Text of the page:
Petersburg Pilot -

Crystal Lake Hatchery reconstruction to move forward


Southern Southeast Regional Aquaculture Production Manager Bill Glass said plans are moving forward to continue production at Crystal Lake Hatchery even if it can’t immediately reconstruct the incubation facility destroyed by fire earlier this month.

“We don’t anticipate any delays or reductions in future productions beyond what we lost in the fire,” Glass said. “Plans are that the entire hatchery will continue on as is without any decreases in programs.”

The hatchery lost 550,000 Chinook eggs that were bound for Neets Bay, 200,000 Coho that would have been released in Blind Slough, 200,000 Chinook bound for release in City Creek and an additional 150,000 that would have been released in Anita Bay.

Crystal Lake will be able to release Kings this year in City Creek but not next season.

Though Glass doubts that a new facility will be erected by mid-August when hatchery staff take eggs, he said they can make do with a temporary structure.

“It can be as simple as a tent, a heavy-duty weather tent,” Glass said. “As long as you have water and some power to chill the water.”

Glass said salmon eggs are sensitive to handling during initial development but don’t require much oxygen. He said eggs need to exist in a dark environment that can be temperature controlled for around 50 days—fairly simple requirements that can be simulated in a temporary structure.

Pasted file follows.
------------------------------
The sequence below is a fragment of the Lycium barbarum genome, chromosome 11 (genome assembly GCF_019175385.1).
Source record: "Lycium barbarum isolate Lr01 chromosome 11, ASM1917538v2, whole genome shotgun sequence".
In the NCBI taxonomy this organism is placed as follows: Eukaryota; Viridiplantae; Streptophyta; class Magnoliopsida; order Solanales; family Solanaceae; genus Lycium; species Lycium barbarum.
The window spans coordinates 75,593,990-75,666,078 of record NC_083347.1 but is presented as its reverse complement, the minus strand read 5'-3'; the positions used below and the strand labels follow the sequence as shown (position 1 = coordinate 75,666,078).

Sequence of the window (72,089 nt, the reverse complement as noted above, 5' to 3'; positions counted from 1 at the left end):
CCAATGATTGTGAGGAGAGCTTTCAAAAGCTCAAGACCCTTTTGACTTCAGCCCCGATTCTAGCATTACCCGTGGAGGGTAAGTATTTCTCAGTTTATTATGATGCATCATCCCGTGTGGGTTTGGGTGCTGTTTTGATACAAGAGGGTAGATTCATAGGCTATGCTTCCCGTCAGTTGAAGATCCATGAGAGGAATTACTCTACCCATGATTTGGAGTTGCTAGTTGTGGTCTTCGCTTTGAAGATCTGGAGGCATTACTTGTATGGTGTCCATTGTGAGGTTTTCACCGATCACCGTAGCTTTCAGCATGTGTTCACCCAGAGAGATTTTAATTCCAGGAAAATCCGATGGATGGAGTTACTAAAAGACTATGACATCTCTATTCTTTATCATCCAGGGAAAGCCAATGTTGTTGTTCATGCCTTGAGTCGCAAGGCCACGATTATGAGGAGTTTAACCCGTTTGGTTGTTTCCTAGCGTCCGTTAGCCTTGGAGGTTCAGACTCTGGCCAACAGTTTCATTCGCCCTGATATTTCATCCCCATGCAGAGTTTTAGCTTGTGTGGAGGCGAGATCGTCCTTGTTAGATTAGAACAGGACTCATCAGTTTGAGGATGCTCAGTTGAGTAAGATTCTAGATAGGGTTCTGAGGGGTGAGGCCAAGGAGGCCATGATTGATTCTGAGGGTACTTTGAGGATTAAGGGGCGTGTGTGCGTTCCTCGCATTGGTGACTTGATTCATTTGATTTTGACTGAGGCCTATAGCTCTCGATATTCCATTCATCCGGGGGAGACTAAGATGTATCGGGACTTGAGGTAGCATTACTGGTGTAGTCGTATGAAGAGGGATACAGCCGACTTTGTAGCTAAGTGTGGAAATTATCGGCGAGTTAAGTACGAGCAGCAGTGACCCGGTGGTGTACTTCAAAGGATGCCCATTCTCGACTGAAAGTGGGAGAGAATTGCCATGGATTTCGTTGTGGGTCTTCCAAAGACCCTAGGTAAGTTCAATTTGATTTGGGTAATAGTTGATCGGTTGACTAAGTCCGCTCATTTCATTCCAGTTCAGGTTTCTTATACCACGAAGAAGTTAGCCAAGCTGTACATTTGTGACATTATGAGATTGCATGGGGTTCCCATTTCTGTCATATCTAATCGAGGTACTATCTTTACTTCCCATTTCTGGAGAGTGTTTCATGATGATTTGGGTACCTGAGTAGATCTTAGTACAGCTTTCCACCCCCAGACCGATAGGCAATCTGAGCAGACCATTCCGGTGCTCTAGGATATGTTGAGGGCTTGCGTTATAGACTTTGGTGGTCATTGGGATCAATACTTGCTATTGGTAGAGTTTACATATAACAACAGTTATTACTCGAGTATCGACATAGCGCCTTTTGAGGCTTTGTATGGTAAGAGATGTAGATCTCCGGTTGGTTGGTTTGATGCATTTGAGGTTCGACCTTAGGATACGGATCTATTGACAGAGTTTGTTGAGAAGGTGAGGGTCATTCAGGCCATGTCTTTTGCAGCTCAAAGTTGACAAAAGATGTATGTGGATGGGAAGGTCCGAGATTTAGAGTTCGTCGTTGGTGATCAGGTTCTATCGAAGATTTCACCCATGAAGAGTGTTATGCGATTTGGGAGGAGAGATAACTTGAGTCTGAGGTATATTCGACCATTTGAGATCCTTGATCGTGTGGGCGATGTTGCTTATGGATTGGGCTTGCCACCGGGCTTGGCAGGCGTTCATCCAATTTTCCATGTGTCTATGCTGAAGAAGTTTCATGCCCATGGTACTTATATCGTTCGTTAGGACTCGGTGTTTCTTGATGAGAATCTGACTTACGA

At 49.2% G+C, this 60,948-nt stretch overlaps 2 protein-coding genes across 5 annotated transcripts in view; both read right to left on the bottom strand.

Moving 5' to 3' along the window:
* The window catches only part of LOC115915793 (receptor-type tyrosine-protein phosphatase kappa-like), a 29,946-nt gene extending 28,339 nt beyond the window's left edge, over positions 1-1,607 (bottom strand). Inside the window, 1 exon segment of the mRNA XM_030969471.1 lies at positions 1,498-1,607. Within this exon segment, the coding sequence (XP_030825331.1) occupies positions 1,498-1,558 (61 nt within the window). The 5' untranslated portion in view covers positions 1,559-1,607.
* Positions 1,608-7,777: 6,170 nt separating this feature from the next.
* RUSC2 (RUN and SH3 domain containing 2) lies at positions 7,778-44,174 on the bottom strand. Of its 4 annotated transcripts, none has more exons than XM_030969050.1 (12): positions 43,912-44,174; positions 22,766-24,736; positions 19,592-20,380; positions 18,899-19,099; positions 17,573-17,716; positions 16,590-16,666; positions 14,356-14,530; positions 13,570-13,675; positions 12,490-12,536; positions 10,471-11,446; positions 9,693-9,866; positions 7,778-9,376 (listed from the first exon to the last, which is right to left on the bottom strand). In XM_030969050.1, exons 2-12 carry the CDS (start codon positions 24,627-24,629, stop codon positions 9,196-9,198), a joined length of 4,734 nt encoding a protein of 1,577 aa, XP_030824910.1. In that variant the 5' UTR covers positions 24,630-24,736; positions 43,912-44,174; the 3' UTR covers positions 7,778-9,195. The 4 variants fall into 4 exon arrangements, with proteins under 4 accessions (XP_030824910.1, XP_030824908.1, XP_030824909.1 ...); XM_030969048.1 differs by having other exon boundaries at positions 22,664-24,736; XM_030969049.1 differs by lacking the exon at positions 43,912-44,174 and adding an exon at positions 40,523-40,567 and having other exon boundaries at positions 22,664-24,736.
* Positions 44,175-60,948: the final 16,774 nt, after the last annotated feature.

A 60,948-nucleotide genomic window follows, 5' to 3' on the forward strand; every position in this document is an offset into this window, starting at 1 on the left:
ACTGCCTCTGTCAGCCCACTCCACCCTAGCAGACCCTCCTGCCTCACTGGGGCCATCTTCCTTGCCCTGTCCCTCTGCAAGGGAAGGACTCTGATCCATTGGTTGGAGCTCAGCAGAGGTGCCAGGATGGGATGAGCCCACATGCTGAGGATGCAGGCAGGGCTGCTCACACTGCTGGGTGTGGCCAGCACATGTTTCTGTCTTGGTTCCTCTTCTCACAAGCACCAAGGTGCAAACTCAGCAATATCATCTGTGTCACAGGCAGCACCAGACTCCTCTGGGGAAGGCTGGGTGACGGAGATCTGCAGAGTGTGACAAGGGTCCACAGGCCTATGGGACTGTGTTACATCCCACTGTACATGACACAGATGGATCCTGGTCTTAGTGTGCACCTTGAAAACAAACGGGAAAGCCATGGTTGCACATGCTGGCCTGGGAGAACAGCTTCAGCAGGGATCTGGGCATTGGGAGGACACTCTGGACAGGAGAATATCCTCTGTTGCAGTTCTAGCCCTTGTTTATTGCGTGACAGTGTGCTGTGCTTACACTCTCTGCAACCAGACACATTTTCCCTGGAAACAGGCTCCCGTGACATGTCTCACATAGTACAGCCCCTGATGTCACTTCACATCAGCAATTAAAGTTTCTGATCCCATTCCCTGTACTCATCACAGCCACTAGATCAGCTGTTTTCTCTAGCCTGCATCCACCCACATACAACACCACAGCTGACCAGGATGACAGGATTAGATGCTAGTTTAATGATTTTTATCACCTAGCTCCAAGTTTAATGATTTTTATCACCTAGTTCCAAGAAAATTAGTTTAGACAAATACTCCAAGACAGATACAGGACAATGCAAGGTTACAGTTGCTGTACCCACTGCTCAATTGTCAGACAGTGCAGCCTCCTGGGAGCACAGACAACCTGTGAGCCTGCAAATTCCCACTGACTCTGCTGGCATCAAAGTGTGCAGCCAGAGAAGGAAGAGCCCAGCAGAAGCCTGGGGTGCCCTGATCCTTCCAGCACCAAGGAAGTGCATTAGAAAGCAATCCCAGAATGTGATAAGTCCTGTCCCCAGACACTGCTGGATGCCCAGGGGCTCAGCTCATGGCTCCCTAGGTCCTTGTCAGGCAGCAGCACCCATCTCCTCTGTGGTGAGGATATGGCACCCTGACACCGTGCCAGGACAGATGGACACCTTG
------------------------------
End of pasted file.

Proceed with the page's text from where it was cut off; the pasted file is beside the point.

When eyes develop in the embryo the eggs are less sensitive to handling.

“You can actually bounce them off the floor or bounce them against the wall and you won’t harm them at all,” Glass said. “They can be out of water for 24 hours at a time.”

Glass said water flow and temperature most effect salmon fry when they hatch. Eggs need more space and water.

“We can buy ourselves about three months with a temporary situation,” Glass said.

He said Crystal Lake has enough fish on hand for full production but there won’t be a full release in Anita Bay.

“We want to reassure people that we are moving forward,” Glass said. “I’m very hopeful and very optimistic for the future of the facility. We’re probably going to wind up with better infrastructure than what we had.”

Glass said the timing of reconstruction largely depends on how badly the concrete foundation of the incubation facility was damaged. He expects the results from a damage report in the next several weeks.

Preliminary damage was estimated at around $3 million and the facility is covered under State insurance.


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